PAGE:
All across Australia last night, more than 400,000 people flicked on SBS to watch The Ghan: Australia’s Greatest Train, a three-hour, immersive train journey from Adelaide to Darwin.
There was no plot, no voice over, no music, and no breaks – just uninterrupted, real-time footage of The Ghan, the stunning landscapes of the Australian outback and the calming sounds of the train and the crew’s small talk.
With graphics and facts popping up on the landscape during the broadcast, audiences learned the story of the 2979km Ghan train line’s construction and the Aboriginal history of Australia.
But The Ghan: Australia’s Greatest Train isn’t a documentary. The Ghan was Australia’s first taste of ‘Slow TV’.
A Norwegian television phenomenon, Slow TV presents everyday events in their complete length with minimal editing and no voice over. It is promoted as an alternative to the often violent, sexually-fuelled programs offered on TV.
Slow TV invites viewers to savour relaxing scenarios, with popular broadcasts in Europe including live salmon fishing, knitting, and a 168-hour reindeer migration as well as immersive train and boat journeys.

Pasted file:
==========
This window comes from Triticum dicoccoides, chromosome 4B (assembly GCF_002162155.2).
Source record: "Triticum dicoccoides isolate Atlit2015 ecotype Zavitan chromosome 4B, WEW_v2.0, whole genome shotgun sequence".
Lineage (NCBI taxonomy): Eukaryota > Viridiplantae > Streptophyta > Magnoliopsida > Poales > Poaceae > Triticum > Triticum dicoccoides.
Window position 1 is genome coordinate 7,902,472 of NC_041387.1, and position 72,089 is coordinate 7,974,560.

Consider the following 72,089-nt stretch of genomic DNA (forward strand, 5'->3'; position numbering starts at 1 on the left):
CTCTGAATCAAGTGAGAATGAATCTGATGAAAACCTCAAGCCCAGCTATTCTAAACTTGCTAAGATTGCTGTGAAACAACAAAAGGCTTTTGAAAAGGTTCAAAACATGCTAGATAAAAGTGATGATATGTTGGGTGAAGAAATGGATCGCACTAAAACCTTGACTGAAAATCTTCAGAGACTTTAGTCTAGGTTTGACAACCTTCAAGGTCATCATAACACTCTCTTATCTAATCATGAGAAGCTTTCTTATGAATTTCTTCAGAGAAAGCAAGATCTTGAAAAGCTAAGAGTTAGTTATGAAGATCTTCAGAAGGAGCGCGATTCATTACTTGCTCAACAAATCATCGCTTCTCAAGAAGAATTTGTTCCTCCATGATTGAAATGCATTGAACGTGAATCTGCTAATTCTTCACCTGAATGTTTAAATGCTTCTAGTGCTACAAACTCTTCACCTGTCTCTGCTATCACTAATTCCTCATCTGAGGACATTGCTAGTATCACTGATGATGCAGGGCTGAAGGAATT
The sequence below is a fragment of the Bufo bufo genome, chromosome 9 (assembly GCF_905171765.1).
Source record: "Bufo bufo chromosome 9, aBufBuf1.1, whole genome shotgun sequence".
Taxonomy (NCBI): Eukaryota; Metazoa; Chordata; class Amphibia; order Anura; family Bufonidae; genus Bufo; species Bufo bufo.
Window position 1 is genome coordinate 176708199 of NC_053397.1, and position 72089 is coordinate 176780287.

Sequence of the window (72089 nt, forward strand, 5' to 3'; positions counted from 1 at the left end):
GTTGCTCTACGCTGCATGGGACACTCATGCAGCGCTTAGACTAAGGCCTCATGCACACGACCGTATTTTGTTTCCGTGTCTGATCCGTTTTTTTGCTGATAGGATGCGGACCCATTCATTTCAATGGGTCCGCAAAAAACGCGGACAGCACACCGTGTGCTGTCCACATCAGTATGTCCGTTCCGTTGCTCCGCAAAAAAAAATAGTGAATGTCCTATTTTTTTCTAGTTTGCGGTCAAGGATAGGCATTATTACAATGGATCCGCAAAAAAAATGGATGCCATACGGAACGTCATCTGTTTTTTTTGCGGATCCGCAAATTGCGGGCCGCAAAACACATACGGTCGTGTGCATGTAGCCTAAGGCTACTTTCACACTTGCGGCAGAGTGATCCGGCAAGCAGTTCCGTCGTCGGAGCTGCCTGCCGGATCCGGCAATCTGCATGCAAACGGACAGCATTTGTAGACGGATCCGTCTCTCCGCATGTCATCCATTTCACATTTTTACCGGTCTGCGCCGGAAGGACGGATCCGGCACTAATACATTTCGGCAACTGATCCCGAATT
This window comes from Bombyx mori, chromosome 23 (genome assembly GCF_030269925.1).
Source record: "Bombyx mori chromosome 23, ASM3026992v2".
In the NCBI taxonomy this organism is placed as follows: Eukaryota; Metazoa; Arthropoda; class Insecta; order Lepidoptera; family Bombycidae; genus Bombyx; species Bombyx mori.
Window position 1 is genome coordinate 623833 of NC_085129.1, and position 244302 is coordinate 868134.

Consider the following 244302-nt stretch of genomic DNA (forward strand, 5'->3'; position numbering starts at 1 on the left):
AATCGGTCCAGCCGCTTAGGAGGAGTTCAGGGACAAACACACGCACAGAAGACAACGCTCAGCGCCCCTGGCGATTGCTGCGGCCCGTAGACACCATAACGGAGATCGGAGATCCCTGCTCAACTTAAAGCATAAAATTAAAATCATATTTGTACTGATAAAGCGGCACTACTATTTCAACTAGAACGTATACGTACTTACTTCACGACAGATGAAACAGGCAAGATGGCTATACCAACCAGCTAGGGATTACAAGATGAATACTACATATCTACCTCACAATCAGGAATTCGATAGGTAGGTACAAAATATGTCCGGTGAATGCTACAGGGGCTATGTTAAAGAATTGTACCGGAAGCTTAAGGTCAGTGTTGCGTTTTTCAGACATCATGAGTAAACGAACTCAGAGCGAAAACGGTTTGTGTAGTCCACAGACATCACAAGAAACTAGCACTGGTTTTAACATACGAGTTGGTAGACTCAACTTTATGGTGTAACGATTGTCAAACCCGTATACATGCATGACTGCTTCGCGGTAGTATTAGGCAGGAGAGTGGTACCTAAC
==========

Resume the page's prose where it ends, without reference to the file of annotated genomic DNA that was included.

LISTEN: While we’re on the topic of slow tv… how about slow dating? Would a slow dating app work? Post continues below.
In 2013, 12-hour-program National Firewood Night aired in Norway, attracting almost a million viewers – about 20 per cent of Norway’s population. The show featured firewood enthusiasts discussing stacking and chopping techniques and of course, a live shot of a burning fire.
Last night’s broadcast of The Ghan was so popular among Australian viewers that the Great Southern Rail website crashed. The three-hour broadcast averaged more than 400,000 viewers.
— Andrew Lund (@andrew_lund) January 7, 2018